Both waterways terminate at Lake Okeechobee, arguably the world’s most famous largemouth bass fishery. But if your idea of bass fishing is pitching soft plastics through hydrilla mats, drifting huge wild shiners and zooming home with 250 horses at your transom, you’re in for an awakening.
When you hear the word bass, most think of sparkly boats, baitcasters and big tournament payouts. But for fisherman in South Florida, the peacock bass is the staple in the local freshwater systems. With their aggressive eats, strong runs and beautiful colors, these fish have become prized gamefish.
It’s not the most glamorous bass tactic, and you’re not likely to see it on the cable TV fishing shows. But there’s a reason why slow-trolling live shiners is the bread and butter technique for bass guides from Lake Okeechobee to Talquin–it works.
If Stephen Foster had known about the Econlockhatchee, or Econ, the lyrics to his famous song may have been different.
The Econ doesn’t come up in discussions of great Florida fishing waters. Fishing the Econ is usually a lovely day on the water with a few beautiful fish thrown in. It can be better than that, but you really can’t expect it to be.
No joke here, you’d be an April fool if you miss the opportunity to enjoy spring fishing here in Florida. April is among the most popular fishing months for freshwater anglers. This time of year the weather can be glorious, with flowers blooming, birds singing and fish spawning.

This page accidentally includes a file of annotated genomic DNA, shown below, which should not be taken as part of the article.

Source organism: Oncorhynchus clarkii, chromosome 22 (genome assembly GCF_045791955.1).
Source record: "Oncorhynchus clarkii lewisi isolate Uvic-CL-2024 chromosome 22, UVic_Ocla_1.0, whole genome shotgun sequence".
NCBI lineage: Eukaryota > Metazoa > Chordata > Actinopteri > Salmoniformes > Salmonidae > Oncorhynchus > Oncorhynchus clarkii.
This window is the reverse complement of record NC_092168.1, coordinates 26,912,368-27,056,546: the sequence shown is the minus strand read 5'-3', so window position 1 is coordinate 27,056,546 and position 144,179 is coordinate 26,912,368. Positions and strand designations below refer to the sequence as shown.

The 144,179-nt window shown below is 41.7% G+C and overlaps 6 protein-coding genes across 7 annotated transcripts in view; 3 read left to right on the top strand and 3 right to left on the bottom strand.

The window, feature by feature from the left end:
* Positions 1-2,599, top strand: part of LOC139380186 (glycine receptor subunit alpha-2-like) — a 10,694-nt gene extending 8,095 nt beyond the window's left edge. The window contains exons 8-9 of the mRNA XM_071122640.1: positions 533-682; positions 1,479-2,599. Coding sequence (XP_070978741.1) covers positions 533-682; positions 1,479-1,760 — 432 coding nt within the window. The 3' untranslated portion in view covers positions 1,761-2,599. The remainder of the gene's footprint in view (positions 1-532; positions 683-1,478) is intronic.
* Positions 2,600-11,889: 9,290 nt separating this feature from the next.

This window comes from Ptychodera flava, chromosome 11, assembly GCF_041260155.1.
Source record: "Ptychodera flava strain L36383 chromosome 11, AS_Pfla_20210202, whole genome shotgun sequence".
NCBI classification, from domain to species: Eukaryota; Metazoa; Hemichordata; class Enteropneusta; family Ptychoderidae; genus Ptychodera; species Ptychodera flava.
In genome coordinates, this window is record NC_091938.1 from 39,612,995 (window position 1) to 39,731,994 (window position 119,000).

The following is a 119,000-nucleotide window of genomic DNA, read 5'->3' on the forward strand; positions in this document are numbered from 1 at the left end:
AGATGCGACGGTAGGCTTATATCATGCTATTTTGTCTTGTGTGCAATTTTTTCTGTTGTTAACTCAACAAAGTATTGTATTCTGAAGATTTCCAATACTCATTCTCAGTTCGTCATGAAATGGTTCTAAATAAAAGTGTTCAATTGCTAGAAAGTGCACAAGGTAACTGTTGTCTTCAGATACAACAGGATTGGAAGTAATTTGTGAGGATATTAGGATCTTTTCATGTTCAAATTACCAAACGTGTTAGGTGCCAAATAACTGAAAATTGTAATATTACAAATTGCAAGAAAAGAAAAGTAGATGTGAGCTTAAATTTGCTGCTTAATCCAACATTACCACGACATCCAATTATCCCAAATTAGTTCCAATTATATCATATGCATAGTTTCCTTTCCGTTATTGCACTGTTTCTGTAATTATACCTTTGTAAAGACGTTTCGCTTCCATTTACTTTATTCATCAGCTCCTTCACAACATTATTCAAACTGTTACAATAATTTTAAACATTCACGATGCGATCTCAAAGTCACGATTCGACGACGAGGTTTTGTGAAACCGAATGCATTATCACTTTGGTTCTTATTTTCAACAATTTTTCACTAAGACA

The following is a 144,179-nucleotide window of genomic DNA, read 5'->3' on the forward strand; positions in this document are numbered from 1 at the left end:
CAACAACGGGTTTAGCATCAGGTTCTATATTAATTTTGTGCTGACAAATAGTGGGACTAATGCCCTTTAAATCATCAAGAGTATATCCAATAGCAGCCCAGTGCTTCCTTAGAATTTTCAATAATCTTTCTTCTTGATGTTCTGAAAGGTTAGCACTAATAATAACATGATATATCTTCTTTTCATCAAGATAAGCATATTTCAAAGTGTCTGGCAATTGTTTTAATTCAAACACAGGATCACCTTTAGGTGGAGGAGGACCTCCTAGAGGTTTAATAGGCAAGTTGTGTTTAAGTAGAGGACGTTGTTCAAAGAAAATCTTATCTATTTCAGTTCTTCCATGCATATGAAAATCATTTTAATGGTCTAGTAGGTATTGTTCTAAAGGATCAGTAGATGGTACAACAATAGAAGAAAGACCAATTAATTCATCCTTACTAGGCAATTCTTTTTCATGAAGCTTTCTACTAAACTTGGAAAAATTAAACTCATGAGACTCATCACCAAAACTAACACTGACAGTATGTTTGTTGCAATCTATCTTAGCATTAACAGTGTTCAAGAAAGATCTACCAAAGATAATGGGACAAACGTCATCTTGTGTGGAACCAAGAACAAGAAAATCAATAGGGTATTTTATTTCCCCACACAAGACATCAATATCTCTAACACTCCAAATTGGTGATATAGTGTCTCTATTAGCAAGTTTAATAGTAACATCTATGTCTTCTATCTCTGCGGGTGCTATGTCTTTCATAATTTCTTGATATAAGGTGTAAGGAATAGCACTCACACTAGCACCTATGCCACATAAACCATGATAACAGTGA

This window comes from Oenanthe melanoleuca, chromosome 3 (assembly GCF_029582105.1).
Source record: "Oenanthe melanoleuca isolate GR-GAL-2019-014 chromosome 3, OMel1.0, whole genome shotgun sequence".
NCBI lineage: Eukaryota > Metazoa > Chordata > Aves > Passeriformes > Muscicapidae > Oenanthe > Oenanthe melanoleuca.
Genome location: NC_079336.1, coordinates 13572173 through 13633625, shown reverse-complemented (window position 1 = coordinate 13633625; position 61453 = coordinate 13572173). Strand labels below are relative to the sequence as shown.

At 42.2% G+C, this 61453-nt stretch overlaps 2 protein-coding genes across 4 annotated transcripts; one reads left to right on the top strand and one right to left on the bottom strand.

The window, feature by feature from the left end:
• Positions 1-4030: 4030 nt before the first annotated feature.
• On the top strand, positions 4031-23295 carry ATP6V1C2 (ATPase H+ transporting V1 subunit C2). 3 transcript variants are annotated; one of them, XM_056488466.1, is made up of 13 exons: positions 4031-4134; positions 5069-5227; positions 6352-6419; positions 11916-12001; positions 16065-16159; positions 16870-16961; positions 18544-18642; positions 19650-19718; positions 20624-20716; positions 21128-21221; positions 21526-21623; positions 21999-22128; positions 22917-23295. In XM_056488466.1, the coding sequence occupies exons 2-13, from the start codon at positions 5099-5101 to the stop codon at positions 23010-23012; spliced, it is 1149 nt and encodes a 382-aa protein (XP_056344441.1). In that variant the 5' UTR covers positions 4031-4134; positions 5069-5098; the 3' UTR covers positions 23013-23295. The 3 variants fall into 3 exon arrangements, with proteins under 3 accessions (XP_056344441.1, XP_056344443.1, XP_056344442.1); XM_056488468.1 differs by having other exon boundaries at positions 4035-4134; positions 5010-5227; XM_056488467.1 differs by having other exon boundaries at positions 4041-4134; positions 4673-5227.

Many of Florida’s rivers and lakes are fed by springs, and the water tends to be very clear year-round. But even on waterbodies fed primarily by surface runoff, late winter and spring can see exceptionally clear conditions, due to the cool water and limited growth of algae. This puts us anglers at a disadvantage.
Gar range from the Everglades to the Georgia border and west to Alabama. However, for some fast and fun gar fishing, potential gar anglers might want to journey to the rivers of Panhandle Florida and look for gar as they come to the surface to take breaths of air.
At its meeting Thursday, the Florida Fish and Wildlife Conservation Commission (FWC) approved sweeping changes to streamline bass regulations and increase effectiveness. Commissioners meeting at the Florida Institute of Public Safety near Tallahassee approved implementation of new black bass conservation measures, which will go into effect July 1.
This came to mind because, every year at ICAST, the international fishing tackle trade show, there are a few more mice, rats, birds—and turtles—among the many baitfish, crawfish and frog lures engineered to fool bass—or bass anglers. Actually, mice lures have been around forever—my Uncle Bob back in Ohio was fishing one in the 1950′s, though I don’t think he ever caught anything on it.
Located in the eastern middle of the state, Lake Okeechobee is truly a huge body of water. Miles of shoreline, bays, airboat trails, grass edges, floating hyacinth islands and a host of other bass habitat await anglers. It seems that every foot of it is prime bass water. The lake also holds stable populations of black crappie, shellcrackers, bluegill, channel catfish, gar and a host of other freshwater fishes.
When bass are tight to cover or buried beneath it, getting a lure in front of them can be difficult. Plugs with treble hooks are suited for nibbling around edges of cover. If fish are active such an approach may work well. However, when bass hunker in places inaccessible to most lures, as they often do, a weedless offering is a must.
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